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  • 1. Chapter Ten Euthanasia: Practice and Principles
  • 2. Euthanasia Euthanasia Passive Active Voluntary Involuntary Suicide Assisted suicide
  • 3. Experience of Holland It is the only modern nation to fully sanction the practice of physician-assisted euthanasia
  • 4. Experience of Holland (continued) Process: Patient must request Patient must be terminally ill, with no hope of improvement and in severe pain Consultation with second physician and reporting of event Procedural review mechanism
  • 5. Oregon Death with Dignity Act Criteria: Capable and competent adult Oregon resident Have terminal illness with less than six months to live Voluntarily request a prescription for lethal drugs Request must be both orally and in writing
  • 6. Right to Die Case Review the case Do you think patients who meet the Oregon criteria but do not have the capability to take the medications themselves have a right to be assisted?
  • 7. Right to Die Case (continued) If you decided in the positive, does this expansion of the “right to die” give credence to the concept of a “slippery slope” argument?
  • 8. Mercy Killing Hans Florian and Bertram Harper cases: Show consideration for the “spirit of the law”
  • 9. Mercy Killing (continued) “Its Over, Debbie” case: No real patient/physician relationship Unclear communication of desire No discussion of options (hospice, etc.) No consultation with other providers
  • 10. Mercy Killing (continued) Recent rise in cases involving nursing and allied health personnel Precludes all future options for patient Negative effects on community, patients, practitioners, institutions Hard to imagine an ethical justification for the decision and action
  • 11. Euthanasia Passive euthanasia is currently accepted, while active is not What is the real difference? Would not active euthanasia be more humane? Why do you think we have come to accept the one but not the other?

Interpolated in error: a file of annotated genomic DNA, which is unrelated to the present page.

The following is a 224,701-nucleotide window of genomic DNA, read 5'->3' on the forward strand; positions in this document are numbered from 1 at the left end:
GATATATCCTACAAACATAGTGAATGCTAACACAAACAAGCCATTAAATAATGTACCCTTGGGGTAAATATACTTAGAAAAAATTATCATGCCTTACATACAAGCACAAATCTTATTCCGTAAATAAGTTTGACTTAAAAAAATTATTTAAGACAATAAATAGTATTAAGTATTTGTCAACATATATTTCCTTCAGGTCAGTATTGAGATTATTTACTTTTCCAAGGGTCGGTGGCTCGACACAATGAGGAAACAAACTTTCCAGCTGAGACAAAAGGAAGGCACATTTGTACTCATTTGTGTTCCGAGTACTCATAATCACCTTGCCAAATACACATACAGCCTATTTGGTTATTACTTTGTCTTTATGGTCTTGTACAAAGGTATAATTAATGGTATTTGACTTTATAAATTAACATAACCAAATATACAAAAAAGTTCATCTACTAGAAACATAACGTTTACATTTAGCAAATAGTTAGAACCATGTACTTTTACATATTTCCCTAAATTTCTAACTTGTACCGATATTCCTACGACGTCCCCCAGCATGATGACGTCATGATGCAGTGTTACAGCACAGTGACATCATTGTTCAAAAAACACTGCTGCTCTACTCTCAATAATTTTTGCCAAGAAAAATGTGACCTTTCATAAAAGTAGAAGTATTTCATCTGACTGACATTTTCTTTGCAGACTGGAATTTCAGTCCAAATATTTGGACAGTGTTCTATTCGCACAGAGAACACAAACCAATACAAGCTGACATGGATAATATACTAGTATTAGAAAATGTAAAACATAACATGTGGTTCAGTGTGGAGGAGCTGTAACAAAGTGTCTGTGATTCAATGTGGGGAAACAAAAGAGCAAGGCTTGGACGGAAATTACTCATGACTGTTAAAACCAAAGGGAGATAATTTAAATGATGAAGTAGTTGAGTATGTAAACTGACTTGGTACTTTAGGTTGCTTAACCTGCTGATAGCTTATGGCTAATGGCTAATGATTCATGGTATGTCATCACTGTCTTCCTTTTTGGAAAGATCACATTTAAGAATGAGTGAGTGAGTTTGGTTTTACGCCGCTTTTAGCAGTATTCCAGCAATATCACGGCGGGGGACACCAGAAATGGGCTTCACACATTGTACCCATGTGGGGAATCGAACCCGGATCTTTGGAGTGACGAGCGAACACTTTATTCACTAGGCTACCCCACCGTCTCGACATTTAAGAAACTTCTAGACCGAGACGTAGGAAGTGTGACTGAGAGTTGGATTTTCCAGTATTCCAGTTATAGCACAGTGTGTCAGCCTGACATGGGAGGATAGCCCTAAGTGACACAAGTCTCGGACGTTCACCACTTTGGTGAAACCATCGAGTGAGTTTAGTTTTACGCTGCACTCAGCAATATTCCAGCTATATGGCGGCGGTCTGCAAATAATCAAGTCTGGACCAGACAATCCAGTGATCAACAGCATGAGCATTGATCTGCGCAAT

• 12. The Hospice Alternative Many feel the genesis for support for euthanasia is based on fear of dying: In pain Separated from friends and family Following massive technical interventions that wipe out savings and cause lingering in a protracted state of unconsciousness
  • 13. The Hospice Alternative (continued) If hospice could change the how of dying, would it change the desire for euthanasia?
  • 14. Active Euthanasia Consider Review Exercise A in the chapter The question: is the practice of active euthanasia something that health care providers should participate in? Create a pro and con list for the adoption or rejection of the practice
  • 15. Key Concepts Passive euthanasia is the allowance of the dying process to continue without intervention beyond palliative care Passive euthanasia is a generally accepted practice in cases of futility, and where no possibility of patient benefit exists
  • 16. Key Concepts (continued) Active euthanasia, where the health care provider takes actions that speeds the process of dying does not have ethical or legal support in the United States Involuntary euthanasia where the patient has not indicated a desire to be assisted in death is not easily differentiated from murder
  • 17. Key Concepts (continued) The Netherlands is the only modern industrial nation that has legalized voluntary active euthanasia The current Supreme Court position on a “right to die” is that it is not a right that can be construed from the American Constitution The matter has been left to the states
  • 18. Key Concepts (continued) The law in regard to mercy killing is unequivocal, personal motivation is not defense in murder The public has been particularly outraged when mercy killing involves those entrusted with health care, especially nurses and allied health practitioners
  • 19. Key Concepts (continued) The hospice movement, by providing relief for the terminally ill patient and addressing many of the patient’s and family’s concerns in regard to the dying process, may lesson the need for legislating physician-assisted suicide or euthanasia